The FT reports that auditor PwC has changed the wording it uses to sign-off accounts in order to limit its liability in the event that banks lend money and claim that they relied on the figures when agreeing to provide funding.
The change in the wording was thought necessary after a Scottish law case ruling appears to give banks the right to sue auditors of bankrupt companies in order to recover bad debts. A spokesman for PwC said: 'The legal advise we have received is clear that we have to include a disclaimer, otherwise accountants could effectively be underwriting the bad lending decisions of banks'.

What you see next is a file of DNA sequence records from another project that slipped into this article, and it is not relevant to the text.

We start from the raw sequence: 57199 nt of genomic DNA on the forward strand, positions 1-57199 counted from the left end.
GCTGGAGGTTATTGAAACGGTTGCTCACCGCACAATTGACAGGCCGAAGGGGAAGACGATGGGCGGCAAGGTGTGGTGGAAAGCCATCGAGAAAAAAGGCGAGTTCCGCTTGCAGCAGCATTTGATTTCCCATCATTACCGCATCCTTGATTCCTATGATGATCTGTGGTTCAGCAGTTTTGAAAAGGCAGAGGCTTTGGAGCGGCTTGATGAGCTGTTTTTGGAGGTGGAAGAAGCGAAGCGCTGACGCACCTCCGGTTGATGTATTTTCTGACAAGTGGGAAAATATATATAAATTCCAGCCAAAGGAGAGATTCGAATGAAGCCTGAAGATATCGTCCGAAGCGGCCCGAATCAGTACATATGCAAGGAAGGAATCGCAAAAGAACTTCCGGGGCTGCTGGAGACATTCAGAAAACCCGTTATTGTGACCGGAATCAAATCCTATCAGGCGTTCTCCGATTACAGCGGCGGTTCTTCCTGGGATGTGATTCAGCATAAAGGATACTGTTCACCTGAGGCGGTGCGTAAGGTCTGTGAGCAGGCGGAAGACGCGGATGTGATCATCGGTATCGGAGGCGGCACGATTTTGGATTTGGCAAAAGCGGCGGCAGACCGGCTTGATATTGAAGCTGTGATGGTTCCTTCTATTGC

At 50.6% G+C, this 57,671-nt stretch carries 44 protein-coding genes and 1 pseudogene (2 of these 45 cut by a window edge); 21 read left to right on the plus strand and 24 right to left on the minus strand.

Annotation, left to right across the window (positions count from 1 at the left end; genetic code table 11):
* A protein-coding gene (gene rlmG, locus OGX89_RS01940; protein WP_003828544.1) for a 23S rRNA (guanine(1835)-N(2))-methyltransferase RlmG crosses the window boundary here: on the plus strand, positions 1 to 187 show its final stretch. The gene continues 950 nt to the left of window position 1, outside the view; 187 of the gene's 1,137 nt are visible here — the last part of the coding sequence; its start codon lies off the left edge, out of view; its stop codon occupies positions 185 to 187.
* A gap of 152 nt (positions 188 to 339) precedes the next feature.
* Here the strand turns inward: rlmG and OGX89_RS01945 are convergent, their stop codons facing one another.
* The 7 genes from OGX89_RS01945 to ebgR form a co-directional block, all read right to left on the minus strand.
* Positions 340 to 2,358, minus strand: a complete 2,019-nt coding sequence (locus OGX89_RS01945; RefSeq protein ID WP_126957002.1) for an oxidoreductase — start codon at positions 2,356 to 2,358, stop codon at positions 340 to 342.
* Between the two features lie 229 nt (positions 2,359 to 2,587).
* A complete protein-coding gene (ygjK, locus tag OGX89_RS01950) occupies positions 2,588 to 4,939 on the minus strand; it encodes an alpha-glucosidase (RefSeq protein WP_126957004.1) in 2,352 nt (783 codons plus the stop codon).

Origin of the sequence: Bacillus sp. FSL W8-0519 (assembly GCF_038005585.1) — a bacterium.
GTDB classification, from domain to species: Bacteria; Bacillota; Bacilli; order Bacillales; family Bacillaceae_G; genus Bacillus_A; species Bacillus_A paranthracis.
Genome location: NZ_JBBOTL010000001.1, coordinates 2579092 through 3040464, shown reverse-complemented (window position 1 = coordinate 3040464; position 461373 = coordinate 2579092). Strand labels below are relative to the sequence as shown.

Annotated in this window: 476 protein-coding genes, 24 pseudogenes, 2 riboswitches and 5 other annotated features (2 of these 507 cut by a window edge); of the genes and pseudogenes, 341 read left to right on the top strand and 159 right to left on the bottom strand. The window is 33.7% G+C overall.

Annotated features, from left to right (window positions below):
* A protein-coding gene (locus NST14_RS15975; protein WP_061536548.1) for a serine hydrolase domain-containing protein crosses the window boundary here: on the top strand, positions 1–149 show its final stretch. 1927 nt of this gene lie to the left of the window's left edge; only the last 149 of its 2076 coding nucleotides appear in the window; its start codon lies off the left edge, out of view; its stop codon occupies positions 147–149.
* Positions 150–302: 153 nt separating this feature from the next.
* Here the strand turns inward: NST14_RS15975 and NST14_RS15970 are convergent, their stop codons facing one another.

The new wording, which will appear when PwC formally signs off corporate accounts, will say: 'We do not, in giving this opinion, accept or assume responsibility for any other purpose to any other person to whom this report is shown or in whose hands it may come save where expressly agreed by our prior consent in writing'.
The disclaimer, which will no doubt also be adopted in some guise by other accounting firms, will do nothing to redeem the audit profession in the eyes of the public. One wonders what use an auditor is if the firm will not even stand behind the accuracy of its own figures.
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